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[whatwg] HTML5 video <source> dimensions and bitrate

From: Silvia Pfeiffer <silviapfeiffer1@gmail.com>
Date: Wed, 11 Aug 2010 10:26:51 +1000
Message-ID: <AANLkTi=xp+BdBWKouXR-opzaxsf6tvAgLdadf+ws7JAd@mail.gmail.com>
On Wed, Aug 11, 2010 at 2:35 AM, Zachary Ozer <zach at longtailvideo.com>wrote:

> On Mon, Aug 9, 2010 at 8:05 PM, Silvia Pfeiffer
> <silviapfeiffer1 at gmail.com> wrote:
> > Have you looked at the @media attribute? I would suggest to put them
> there.
> > As that's not currently specified in media queries, you might want to
> > demonstrate how it could work and make a proposal to extend the media
> > queries.
>
> I thought about suggesting something like bitrate a bandwidth to media
> queries. The syntax would look something like:
>
> <video width=720>
> <source src="video-480.mp4" media="(width:480px) and (min-bitrate:2mbps)">
> <source src="video-720.mp4" media="(width:720px) and (min-bitrate:4mbps)">
> <source src="video-1080.mp4" media="(width:1080px) and
> (min-bitrate:20mbps)">
> </video>
>
> The problem is that the user agent would have to then know what
> bitrate can be supported between you and that source. User agents
> don't currently keep track of this information (so far as I'm aware),
> and even if they did, it's highly variable based on your location, the
> website you're visiting, etc.
>
> Additionally, while media queries do help content producers specify
> which resource would be selected for a device under ideal
> circumstances, it doesn't really allow for degradation. However, if
> you look at what's out there today, it's pretty common to allow users
> to switch to a degraded experience as needed.
>
> I can think of a few solutions that might make sense here:
>
>  * Allow source sub-elements / groupings and provide a call to switch
> between elements of a group. Ideally, this would look something like:
>
> <video width="720px">
> <sourcegroup type="video/mp4" media="screen and (device-aspect-ratio:
> 16/9)">
> <source src="video-1080.mp4"
> meta="width:1920px;height:1080px;bitrate:20mbps;">
> <source src="video-720.mp4"
> meta="width:1280px;height:720px;bitrate:4mbps;">
> </sourcegroup>
> <sourcegroup type="video/mp4" media="screen and (device-aspect-ratio:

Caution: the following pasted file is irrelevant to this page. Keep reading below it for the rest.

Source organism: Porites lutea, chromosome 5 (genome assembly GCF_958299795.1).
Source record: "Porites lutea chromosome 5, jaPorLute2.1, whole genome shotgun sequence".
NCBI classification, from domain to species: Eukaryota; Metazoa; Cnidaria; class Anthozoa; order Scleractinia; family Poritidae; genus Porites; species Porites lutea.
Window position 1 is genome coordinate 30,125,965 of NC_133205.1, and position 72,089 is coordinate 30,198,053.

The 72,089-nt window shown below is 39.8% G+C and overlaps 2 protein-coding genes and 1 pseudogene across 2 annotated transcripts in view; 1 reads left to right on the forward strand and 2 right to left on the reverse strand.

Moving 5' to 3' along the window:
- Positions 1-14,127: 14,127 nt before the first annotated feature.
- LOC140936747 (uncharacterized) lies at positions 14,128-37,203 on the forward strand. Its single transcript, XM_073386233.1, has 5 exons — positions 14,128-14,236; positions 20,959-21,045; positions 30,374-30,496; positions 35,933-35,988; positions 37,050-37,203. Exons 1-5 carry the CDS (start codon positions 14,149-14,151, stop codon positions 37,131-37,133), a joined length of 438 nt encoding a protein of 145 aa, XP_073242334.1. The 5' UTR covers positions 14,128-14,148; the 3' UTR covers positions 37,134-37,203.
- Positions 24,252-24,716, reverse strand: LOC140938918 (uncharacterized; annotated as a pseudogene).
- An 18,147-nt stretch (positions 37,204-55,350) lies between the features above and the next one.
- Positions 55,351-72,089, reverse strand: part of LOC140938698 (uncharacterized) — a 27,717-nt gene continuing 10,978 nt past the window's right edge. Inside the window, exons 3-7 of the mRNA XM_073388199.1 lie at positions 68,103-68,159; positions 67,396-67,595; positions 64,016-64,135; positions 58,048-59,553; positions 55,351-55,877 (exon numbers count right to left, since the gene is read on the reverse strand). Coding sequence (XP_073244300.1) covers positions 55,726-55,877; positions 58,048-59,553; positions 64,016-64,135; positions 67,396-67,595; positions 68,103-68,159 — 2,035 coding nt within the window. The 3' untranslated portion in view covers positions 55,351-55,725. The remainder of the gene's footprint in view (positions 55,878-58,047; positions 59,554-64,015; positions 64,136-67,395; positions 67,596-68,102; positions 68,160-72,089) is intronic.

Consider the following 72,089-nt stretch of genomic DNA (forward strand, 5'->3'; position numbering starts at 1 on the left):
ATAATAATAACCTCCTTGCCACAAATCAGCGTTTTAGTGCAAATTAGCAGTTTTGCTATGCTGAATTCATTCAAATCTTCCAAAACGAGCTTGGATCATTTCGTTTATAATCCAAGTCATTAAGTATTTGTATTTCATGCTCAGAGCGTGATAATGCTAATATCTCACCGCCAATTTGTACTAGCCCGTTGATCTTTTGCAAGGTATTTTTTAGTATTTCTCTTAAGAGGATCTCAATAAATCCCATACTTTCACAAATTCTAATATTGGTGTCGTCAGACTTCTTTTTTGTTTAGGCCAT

> 4/3)">
> <source src="video-480.mp4" meta="width:640px;height:480px;bitrate:2mbps;">
> </sourcegroup>
> <sourcegroup type="video/ogv">
> <source src="video-480.ogv" meta="width:640px;height:480px;bitrate:2mbps;">
> <source src="video-720.ogv"
> meta="width:1280px;height:720px;bitrate:4mbps;">
> <source src="video-1080.ogv"
> meta="width:1920px;height:1080px;bitrate:20mbps;">
> </sourcegroup>
> </video>
>
>  * Have user agents keep track of information about dropped frames.
> Publishers could then list multiple valid sources in order of rank.
> When the dropped frame rate increased, either the user agent or a bit
> of JavaScript could remove that source and re-run the resource
> selection algorithm.
>


It's good to have thought this through. I agree, this isn't a workable
solution, since the whole bandwidth switching logic is introduced into the
browsers, when in fact it should happen in the media framework with
information from the network stack without a need for the Web page to even
be aware of this. After all, it's really different versions of the same
resource that we are dealing with. That's also what happens in adaptive HTTP
streaming solutions of Apple, MS, Adobe and MPEG-4.

So, to generalise this, I agree there should be a solution such as what
Chris Double is suggesting with an additional resource describing what files
can be switched between and then JavaScript doing the switching. This could
eventually also be introduced into HTML5, if it's done with the same
additional resource format for all video formats. In this case, would you
still require an additional attribute?

Cheers,
Silvia.
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